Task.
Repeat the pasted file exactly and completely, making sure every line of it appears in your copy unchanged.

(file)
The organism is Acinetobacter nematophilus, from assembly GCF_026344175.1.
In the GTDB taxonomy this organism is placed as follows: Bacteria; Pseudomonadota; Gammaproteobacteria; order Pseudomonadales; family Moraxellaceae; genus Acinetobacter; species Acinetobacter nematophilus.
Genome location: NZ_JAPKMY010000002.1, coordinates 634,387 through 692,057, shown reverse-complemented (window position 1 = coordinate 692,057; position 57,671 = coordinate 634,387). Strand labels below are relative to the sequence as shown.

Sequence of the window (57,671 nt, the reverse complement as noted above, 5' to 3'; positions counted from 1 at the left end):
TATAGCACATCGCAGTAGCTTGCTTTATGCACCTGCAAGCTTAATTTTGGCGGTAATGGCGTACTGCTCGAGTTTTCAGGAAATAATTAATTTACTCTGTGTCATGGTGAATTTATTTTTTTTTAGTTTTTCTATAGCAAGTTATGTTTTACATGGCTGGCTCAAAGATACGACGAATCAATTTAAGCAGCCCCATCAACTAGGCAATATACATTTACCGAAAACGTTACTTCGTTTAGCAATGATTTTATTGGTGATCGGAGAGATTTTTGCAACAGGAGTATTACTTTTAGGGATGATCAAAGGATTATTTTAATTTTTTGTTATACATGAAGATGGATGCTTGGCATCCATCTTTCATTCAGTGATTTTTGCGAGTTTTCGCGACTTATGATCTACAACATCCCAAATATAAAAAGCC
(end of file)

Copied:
The organism is Acinetobacter nematophilus, from assembly GCF_026344175.1.
In the GTDB taxonomy this organism is placed as follows: Bacteria; Pseudomonadota; Gammaproteobacteria; order Pseudomonadales; family Moraxellaceae; genus Acinetobacter; species Acinetobacter nematophilus.
Genome location: NZ_JAPKMY010000002.1, coordinates 634,387 through 692,057, shown reverse-complemented (window position 1 = coordinate 692,057; position 57,671 = coordinate 634,387). Strand labels below are relative to the sequence as shown.

Sequence of the window (57,671 nt, the reverse complement as noted above, 5' to 3'; positions counted from 1 at the left end):
TATAGCACATCGCAGTAGCTTGCTTTATGCACCTGCAAGCTTAATTTTGGCGGTAATGGCGTACTGCTCGAGTTTTCAGGAAATAATTAATTTACTCTGTGTCATGGTGAATTTATTTTTTTTTAGTTTTTCTATAGCAAGTTATGTTTTACATGGCTGGCTCAAAGATACGACGAATCAATTTAAGCAGCCCCATCAACTAGGCAATATACATTTACCGAAAACGTTACTTCGTTTAGCAATGATTTTATTGGTGATCGGAGAGATTTTTGCAACAGGAGTATTACTTTTAGGGATGATCAAAGGATTATTTTAATTTTTTGTTATACATGAAGATGGATGCTTGGCATCCATCTTTCATTCAGTGATTTTTGCGAGTTTTCGCGACTTATGATCTACAACATCCCAAATATAAAAAGCC